Help! Subwoofer causing granite to crack

deb_nick

Auditioning
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Nov 24, 2006
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Deb
My husband has set up his home theatre room in the basement. Directly above it, on the main floor, is the kitchen which has granite tiles on the floor. I noticed a hairline thin fracture going across the tiles from one side of the kitchen to the other side. And then I noticed a new fracture roughly parallel to the other fracture a few months later.

I'm wondering whether they're caused by my husband's 1000W subwoofer (although it's never turned up fully). Could the vibrations from the home theatre system be causing the kitchen floor above it to shift/shake slightly? And because the granite and the thin bed of concrete it's set in has no give, that could be causing the tiles to crack. Does this sound plausible? I can't think of any other reason for the cracks in the tile.

Other than turning down the subwoofer (which is our current solution), I'd like some ideas on how we can contain the sound in the home theatre so that it's not shaking the rest of the house. I'm looking for a DIY solution if possible. Much appreciated, thanks!
 

Eric_L

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Nov 2, 2002
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Eric
I seriously doubt that the sound from your sub is even remotely close to cracking granite - though that'd make a FANTASTIC sales pitch if it could be somehow proven!

Some things that'd be helpful to know; Is the sub on the floor or wall or ceiling? In what relation to the cracks above it? Where are the cracks in relation to the walls both on the same floor and basement - particularly load bearing walls. How long have you had the tiles? How old is the floor beneath them?

It is not uncommon for a floor to settle after reconstruction or remodel. If the tiles are adhered directly to the floor then that stress could easily crack them.
In Florida we do not have basements (3' water table) but tile floors are very common. SOme of the higher quality craftsmen will install tile over a sheet of felt to insulate it from settleing of the concrete foundation - especially in new construction homes. If I were going to bet on something I would bet on that before your sub.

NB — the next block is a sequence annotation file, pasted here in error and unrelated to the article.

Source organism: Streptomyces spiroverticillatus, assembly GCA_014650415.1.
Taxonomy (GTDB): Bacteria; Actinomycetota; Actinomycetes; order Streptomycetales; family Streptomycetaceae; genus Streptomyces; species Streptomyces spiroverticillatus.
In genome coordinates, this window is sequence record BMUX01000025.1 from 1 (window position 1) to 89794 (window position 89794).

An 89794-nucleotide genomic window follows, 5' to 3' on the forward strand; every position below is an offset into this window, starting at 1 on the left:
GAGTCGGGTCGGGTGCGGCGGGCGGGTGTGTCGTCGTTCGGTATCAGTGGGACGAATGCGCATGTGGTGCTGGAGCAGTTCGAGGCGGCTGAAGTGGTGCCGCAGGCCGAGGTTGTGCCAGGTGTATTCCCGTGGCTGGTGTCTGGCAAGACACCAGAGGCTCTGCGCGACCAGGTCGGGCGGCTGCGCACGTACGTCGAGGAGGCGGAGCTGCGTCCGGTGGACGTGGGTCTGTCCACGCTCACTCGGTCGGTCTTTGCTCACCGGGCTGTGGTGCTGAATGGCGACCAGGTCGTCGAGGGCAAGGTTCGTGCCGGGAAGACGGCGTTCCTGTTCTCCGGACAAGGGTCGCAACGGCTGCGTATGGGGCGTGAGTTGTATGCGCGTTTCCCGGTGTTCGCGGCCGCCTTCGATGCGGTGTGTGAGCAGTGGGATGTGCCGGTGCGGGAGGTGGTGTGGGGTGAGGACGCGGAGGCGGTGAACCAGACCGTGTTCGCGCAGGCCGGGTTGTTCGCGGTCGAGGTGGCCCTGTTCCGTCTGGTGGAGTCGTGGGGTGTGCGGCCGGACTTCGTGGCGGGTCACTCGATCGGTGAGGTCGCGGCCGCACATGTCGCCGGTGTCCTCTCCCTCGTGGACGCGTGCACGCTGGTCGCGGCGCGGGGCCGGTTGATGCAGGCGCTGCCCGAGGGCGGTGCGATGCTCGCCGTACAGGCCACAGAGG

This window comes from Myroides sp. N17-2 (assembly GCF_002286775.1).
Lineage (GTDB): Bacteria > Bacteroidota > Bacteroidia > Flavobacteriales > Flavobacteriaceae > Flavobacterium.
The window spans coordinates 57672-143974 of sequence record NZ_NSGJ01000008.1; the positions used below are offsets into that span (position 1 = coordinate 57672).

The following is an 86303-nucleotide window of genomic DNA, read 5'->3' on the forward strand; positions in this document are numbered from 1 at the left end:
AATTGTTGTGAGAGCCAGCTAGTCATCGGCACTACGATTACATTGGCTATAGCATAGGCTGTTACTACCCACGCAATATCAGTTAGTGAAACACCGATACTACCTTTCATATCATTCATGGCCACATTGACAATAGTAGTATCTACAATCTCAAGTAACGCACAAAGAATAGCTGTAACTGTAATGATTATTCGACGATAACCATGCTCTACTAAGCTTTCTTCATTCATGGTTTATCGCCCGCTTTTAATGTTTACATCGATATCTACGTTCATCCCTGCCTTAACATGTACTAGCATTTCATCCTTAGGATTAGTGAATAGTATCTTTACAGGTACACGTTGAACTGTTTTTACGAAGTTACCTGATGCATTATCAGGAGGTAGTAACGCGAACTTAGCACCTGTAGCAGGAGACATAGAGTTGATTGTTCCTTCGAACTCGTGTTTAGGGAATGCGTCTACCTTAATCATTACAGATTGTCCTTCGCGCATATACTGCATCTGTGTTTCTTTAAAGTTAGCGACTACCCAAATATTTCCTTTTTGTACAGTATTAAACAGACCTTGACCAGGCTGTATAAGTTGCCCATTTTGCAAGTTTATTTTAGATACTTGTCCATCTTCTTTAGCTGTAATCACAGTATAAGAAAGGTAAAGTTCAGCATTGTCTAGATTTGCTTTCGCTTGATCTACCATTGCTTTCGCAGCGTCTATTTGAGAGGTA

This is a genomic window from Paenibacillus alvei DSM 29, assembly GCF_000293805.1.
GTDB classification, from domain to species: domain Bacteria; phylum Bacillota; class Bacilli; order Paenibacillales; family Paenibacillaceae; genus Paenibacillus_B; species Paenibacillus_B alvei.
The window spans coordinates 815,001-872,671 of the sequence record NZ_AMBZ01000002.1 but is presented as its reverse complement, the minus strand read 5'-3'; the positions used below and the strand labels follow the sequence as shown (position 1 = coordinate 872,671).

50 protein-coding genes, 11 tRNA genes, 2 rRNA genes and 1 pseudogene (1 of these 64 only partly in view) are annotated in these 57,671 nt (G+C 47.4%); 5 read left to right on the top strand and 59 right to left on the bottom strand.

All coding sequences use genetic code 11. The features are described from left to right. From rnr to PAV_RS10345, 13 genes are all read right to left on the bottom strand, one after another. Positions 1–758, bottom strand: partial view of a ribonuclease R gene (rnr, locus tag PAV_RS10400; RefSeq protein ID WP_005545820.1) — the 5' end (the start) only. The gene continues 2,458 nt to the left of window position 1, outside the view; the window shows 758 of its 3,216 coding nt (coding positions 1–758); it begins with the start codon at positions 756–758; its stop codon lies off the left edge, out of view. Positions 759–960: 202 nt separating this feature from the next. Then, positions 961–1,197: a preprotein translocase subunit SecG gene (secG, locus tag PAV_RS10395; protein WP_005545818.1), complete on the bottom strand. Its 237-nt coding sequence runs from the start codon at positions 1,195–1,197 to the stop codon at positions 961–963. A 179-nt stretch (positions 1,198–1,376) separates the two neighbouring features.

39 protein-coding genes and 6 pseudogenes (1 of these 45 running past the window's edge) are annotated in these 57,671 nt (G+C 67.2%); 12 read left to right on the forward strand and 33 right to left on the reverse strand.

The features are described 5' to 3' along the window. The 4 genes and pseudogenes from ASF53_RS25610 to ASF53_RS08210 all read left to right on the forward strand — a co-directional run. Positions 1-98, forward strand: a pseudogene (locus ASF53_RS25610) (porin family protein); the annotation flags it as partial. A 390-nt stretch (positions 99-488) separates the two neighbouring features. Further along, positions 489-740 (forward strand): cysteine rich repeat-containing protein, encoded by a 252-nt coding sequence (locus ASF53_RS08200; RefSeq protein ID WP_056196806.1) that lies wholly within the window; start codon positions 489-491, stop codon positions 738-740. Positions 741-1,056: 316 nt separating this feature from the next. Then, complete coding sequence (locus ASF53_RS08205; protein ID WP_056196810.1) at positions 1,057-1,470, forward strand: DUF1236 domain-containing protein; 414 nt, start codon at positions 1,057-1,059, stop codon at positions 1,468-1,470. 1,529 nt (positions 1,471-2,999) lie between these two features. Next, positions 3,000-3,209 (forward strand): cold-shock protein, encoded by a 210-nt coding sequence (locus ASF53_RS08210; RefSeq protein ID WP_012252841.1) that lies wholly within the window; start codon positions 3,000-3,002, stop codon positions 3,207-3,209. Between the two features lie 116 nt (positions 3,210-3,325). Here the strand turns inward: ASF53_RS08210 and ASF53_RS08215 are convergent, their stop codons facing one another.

As far as containing the sound - that's a bit trickier - particularly for the bass. High and mids are relatively easy to contain - sometimes just closing a door is enough. You can build a second ceiling and insulate it. Put in a heavier door. The bass however will travel. I recently heard the bass only from a concert at a stadium three miles from my home.
IMHO anything you do to reduce the sound of the bass will detract from the whole experience. I will suggest thought that 1000 watts may be a bit excessive for most basement sized theaters I've seen - how big is the speaker? How big is the room? (W/L/H) I have a 15" 700w Velodyne sub in my great room which is plenty - and that room is 35X20 with 14' vaulted ceilings with an open 8X8X6 cupola in the center. It may be that a smaller sub will still rock your world down there without intruding on the occupants in the rest of the house. But I wouldn't worry about the structural integrity of your house. Walking across your floor is far more stressful on it than the sub.
 

Bud Huey

Stunt Coordinator
Joined
Jan 11, 2006
Messages
73
I have never heard of a subwoofer cracking tile floors, but I agree with Eric - it would make a great sales pitch for a subwoofer manufacturer. Kind of like the old commercials where a guys glasses cracked when his buddy cranks up the stereo.

Anyway, my thought would be that the cracks in the tile floor are probably caused by settling in the house. Do you know if the tiles have 'wonderboard' underneath them or is there just a layer of mastic holding the tiles to a plywood subfloor? You should have the floors checked out by someone who knows about tile flooring.

Good Luck,
Bud
 

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